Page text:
The same applies to GM (genetically modified) food, a dangerous step further down the food processing route. We are told by interested parties that GM food is great for our pockets, for feeding the hungry, for out-doing nature. To me it sounds as convincing as turkeys voting for Christmas. If you are keen to keep your food the way nature intended, then buying organic will grant you automatic protection from genetic modification. In fact, it’s the only way you can be sure of avoiding GM, as organic growers and control bodies are some of the most vociferous opponents to this (mal)practice.

What about the environment?

Care for the environment has been catapulted into the main headline position in the last few years, and with good reason. Global warming is no longer a warning; it’s here, and its potential consequences are mind blowing. All around us is proof that the damage boomerang we have been throwing out is taking a fast turn in our direction. If you care about environmental degradation and the fate of future generations, then you’d want to buy food grown with the minimum impact on natural resources; food that does good – not just to you, but to the earth in which it grows. Organic farming is better for wildlife, causes less pollution from sprays and produces less carbon dioxide and dangerous waste. It is sustainable farming, exercised with care for the environment, not just for the profit margin. It’s our duty to support it.

Talking of ethics…

Yes, think animal welfare, for instance. Factory farms, battery hens, pen-kept pigs, hormone-injected cows and cattle that never see a field, all are anathema to the organic food farmer. Animal welfare is central to organic livestock standards. From its conception, organic farming has been based on the belief that the wellbeing of animals, plants and human beings is linked; this belief has not changed.

What if cost is an issue?

That organic is better for you and for the planet is undoubted. Nevertheless, you should not feel you are failing yourself or your family if you cannot afford to feed them an entirely organic diet. If you want to eat organic on a budget, here are some ideas:

  • Go for the basics – carrots, potatoes, apples, pears, milk and bread are generally not that much more expensive than their conventional counterpart.
  • Buy more expensive organic produce, such as meat, as an occasional treat.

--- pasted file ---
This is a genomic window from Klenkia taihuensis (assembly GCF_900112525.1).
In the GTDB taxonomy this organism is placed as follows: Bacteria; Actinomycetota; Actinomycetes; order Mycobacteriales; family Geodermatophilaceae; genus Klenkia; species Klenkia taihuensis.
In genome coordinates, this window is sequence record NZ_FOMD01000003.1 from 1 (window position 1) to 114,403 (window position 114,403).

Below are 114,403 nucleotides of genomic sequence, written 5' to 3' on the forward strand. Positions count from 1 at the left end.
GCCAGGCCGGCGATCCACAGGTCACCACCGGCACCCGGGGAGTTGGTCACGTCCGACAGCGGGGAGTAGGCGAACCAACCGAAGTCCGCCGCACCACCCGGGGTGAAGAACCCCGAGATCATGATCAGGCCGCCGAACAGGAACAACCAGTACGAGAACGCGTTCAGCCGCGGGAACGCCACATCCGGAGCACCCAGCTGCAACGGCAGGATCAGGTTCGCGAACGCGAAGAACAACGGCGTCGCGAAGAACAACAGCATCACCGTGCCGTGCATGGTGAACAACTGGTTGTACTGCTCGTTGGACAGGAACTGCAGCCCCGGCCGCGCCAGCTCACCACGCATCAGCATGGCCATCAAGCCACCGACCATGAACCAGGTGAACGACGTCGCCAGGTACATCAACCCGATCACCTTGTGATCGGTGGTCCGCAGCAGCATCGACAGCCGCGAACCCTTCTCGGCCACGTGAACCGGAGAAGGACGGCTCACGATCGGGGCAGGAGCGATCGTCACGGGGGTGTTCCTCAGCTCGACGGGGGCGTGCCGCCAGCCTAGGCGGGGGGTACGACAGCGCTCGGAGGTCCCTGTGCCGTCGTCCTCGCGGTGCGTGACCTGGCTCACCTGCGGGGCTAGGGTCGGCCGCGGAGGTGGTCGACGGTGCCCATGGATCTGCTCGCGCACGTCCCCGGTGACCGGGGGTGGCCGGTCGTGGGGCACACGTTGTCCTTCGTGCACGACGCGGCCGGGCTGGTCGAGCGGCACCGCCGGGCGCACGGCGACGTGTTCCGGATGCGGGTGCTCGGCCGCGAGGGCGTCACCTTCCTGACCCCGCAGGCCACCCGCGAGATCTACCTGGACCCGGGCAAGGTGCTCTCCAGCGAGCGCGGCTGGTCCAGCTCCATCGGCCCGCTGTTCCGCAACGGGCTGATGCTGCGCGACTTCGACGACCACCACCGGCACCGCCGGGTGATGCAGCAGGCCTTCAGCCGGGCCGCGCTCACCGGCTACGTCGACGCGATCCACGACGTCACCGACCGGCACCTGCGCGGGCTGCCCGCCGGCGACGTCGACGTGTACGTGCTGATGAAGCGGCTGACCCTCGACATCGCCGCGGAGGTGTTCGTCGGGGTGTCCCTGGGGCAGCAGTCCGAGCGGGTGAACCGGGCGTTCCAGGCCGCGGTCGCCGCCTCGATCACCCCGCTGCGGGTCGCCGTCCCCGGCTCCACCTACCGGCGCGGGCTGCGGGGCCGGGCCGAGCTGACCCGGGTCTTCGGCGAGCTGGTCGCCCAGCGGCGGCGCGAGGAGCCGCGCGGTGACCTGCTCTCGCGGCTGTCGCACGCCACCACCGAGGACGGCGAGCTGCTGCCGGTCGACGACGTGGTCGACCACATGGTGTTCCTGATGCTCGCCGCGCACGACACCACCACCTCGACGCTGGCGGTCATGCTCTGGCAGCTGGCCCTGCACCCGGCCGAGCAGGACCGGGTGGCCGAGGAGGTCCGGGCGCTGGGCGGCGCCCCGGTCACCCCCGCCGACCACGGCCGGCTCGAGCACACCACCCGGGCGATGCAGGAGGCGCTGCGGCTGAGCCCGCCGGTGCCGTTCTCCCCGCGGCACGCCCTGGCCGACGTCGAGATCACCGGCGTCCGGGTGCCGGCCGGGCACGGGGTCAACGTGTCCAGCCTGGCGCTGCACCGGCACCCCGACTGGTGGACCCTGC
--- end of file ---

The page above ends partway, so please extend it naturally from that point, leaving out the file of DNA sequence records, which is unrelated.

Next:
• Cook from scratch. A home-made, organic dish will always cost less than its organic, ready-made, shop-bought equivalent.
  • Buy organic fruit and vegetables in season, when they are cheaper.
  • Buy directly from an organic farm shop or market.
  • Buy little and often; your food bill will be smaller and you will waste less.

In an ideal world, we’d all be eating organic all the time. Until that happens, settle for the best you can. As demand grows, prices will go down and organic food will become cheaper.

What should I buy in preference – organic kiwis from New Zealand or non-organic apples from my local farm?

This is a tricky question. Organic farming practices benefit you and the environment wherever they are practiced. However, flying just a small pack of kiwis from New Zealand to England costs, in CO2 emissions alone, the equivalent of 11 school runs. This flies in the face of any environmental benefit the kiwis might have contributed back in New Zealand. You’d still get the personal benefit of eating organic, but if we all think this way, we’ll be full of health benefits with no earth to live on. Would a locally and conventionally grown apple cause less environmental and health damage? No one has a precise answer to that, but common sense says that your best option would be to source, as far as possible, local, organic produce in season.

Are there any cases when organic is not always best?

Yes, when it comes to processed foods. The mere title ‘organic’ does not turn a highly processed product into a healthy one. It might be less harmful than its conventional alternative, but organic or not, highly processed food should not feature highly in your diet if health is what you’re after.

Last comment?

With organic food now widely available even in mainstream supermarkets, buying organic has never been easier. The more we demand it, the more of it we will get. Vote with your purse; buying organic is a small premium you pay towards your health.

© Vardit Kohn, Natural Nutritionist, April 2007.  No part of this article may be copied or reproduced without prior written consent.